Brad Ortmeier:

So it just happened that I ran into this business. I knew the owner and he was looking to move on because his family had moved on. So I jumped into it, feet in, head first and because of my background in the corporate world, and I managed some large customer service areas, I also managed some client relationship and programs that we had through the company that I worked for. So I had a lot of background in working with people from both perspectives and in this type of business, you really need that. So I have to look back upon in who I would give a shout out to, I kind of give a shout out to my parents, of course, for starting off on bringing me up the right way and work hard. Nothing’s given to you for free and you have to really work hard for it.

Brad Ortmeier:

I started when I was 13 years old or actually less than 13, delivering papers as a little kid. So four o’clock in the morning, and just continued to work from there because I needed to do the right thing. And that’s what I hopefully was able to transfer over to my daughter who is going to medical school. So that’ll be a good thing [inaudible 00:13:38].

Valerie VanBooven RN BSN:

Great.

Brad Ortmeier:

But the other part of that is, and what I really want to give a big shout out to is more of my staff and their dedication to what they do on a day-to-day basis. It’s like I was saying before, CNAs are unsung heroes out there. They work really hard. They’re the ones that have to get these residents up and around every day with a smile on their face. Because as we talked about these residents, this is their home, this is what they’re calling home for now and they have to help them make it feel like it’s home.

Brad Ortmeier:

The nurses as well, make them feel comforted. And when they come in there to give them shots or treatments or anything else they have going on. The other part is, a big shout out to the clients we work with. These clients going through, especially this tier and what they do. It’s been a great partnership and there’s been tough times out there, but I really have to get my hat off to them. They’ve really taught me a lot. And hopefully we’ve been able to teach each other some things at the same time.

Valerie VanBooven RN BSN:

Very nice. You’re right. They are the unsung heroes, these folks COVID or no COVID showing up to work every day to help our senior population live a better life with dignity, there’s nothing that replaces that. And I can attest to that. My father was in a nursing home for a couple of years because of COVID he is at home right now with his wife, which is tough to manage, but he’s dementia, not serious enough that he… I mean, he knows what you’re talking about and all that. He’s able to carry on a conversation, but time and bathing and those kinds of things are kind of like-

Brad Ortmeier:

It’s tough.

Valerie VanBooven RN BSN:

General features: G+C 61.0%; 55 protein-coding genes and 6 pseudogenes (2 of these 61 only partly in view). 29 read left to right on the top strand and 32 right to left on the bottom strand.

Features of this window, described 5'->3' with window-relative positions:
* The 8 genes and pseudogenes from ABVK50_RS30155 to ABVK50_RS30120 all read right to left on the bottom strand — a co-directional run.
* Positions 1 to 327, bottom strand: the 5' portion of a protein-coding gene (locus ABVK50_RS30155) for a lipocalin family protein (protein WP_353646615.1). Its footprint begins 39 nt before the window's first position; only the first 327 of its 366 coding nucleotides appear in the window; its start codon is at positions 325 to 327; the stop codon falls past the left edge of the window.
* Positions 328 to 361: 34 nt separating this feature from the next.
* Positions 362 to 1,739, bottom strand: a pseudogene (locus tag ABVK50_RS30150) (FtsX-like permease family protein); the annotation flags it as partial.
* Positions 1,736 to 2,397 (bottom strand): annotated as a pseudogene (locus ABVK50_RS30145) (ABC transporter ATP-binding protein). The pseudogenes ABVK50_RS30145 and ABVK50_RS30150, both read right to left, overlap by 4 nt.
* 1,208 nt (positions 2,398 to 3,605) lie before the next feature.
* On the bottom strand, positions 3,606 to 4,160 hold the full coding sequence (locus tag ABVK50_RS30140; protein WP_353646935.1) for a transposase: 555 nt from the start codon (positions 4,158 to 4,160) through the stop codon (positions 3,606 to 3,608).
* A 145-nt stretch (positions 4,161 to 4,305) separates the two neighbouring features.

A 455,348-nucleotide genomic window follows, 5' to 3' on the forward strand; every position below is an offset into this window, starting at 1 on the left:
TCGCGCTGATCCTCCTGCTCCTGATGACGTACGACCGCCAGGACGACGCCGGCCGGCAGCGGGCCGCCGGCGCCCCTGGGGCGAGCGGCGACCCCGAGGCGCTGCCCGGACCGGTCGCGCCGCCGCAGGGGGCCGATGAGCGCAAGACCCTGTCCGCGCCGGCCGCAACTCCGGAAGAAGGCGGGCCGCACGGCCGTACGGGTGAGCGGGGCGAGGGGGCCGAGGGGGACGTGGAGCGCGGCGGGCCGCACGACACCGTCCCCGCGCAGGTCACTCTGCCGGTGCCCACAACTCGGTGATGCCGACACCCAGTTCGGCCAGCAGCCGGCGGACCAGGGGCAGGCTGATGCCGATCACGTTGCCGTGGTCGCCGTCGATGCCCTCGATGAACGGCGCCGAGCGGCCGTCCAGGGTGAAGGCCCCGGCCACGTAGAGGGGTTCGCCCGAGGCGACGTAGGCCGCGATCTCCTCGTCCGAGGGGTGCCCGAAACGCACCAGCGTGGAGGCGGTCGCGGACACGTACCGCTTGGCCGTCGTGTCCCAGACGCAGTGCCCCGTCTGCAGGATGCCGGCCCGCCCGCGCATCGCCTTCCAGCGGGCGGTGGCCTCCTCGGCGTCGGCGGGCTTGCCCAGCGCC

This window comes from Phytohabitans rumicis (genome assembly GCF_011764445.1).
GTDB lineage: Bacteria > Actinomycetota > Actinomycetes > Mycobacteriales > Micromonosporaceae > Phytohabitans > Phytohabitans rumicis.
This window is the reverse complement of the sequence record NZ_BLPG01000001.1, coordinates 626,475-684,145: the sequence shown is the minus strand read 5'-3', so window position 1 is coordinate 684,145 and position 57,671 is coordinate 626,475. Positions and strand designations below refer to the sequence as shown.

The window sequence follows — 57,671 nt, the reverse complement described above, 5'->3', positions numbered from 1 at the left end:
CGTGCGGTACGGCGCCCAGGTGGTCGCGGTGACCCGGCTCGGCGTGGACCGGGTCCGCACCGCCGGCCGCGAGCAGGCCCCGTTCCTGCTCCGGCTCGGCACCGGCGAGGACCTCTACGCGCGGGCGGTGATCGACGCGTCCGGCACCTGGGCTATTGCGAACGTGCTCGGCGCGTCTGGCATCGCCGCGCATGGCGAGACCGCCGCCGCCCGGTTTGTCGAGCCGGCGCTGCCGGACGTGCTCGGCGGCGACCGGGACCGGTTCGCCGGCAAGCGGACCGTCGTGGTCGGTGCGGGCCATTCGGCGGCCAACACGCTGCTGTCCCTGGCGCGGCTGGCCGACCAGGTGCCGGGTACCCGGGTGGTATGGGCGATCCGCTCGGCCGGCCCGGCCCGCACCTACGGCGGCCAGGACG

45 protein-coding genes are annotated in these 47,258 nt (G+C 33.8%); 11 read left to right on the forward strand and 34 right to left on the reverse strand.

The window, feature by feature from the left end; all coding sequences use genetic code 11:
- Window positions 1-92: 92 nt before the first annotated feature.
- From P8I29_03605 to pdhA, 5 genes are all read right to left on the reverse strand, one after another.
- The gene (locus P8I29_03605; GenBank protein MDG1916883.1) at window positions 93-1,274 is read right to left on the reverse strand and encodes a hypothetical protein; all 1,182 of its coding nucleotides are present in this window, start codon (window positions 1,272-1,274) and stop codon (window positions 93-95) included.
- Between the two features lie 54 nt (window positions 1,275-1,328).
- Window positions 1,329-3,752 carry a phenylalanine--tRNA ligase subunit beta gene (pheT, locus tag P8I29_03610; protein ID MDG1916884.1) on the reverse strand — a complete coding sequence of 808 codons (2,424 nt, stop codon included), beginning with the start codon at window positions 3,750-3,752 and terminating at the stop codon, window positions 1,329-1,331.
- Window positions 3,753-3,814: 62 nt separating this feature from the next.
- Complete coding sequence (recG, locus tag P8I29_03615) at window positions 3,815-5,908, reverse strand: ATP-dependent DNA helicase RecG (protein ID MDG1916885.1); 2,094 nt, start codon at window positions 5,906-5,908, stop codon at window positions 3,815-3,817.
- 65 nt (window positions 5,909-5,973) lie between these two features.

Yeah, it’s really tough. But at the nursing home that he was in, the care center, there we’re some aides that… And he was out in the country, which I think to me, that made a world of difference 40 miles from me, but I didn’t care. That was fine. It was fine because I knew he was getting good care. I knew in that rural area, that those people that worked in that nursing home all knew each other. They all know some of the residents that are there, are people that have lived and grown up in their community right along with them. Or, it’s their parents or their aunts and uncles or their grandparents. So the care was very good. That COVID has really taking a hard turn on a lot of people, it’s not easy. The isolation is tough, but I have to give them credit. Some of those aides are lifetime aides that have worked there. They worked their almost their whole career, their whole adult life, were amazing. Amazing every single day. And that’s amazing to me because I don’t know if I could do it that long.

Brad Ortmeier:

Right.

Valerie VanBooven RN BSN:

But they are great people and there are a lot of great people out there. I’d say overall, the human element is super, super and outstanding and we take care of each other the best we can. So thank you for that. It’s nice to know how your business started. And I think 40 is always a good age to start a new chapter. I’m almost 50. So I think every 10 years we kind of look around and go, “Is this what I’m doing?” But once you’re happy in your job, that’s awesome.

Brad Ortmeier:

Right. Yep.

Valerie VanBooven RN BSN:

That’s what you do every day. All right. How about online marketing? We asked everybody about online marketing. It’s tough to do in-person networking right now. So we’ve been relying on a lot of email, a lot of secret drop off by the front door and wave and run and something like that. So what has been your take on online?

Brad Ortmeier:

Being older, we grew up in an age of [inaudible 00:17:34] out there. And having to do with the paper, go the paper way to try to find a job. Then it’s kind of progressed. It’s slowly for a while just progressed. But now it’s just gone rampant with the different types of channels there are out there to market yourself and for employees to market themselves to you. So you kind of have to look at it from both facets there. I’ve been fortunate to know a couple of people that have some friends that have been in the marketing world. So they’re able to help me understand and navigate the marketing world today, as it’s known a little better than price [inaudible 00:18:10] other people have been able to. So that’s helped.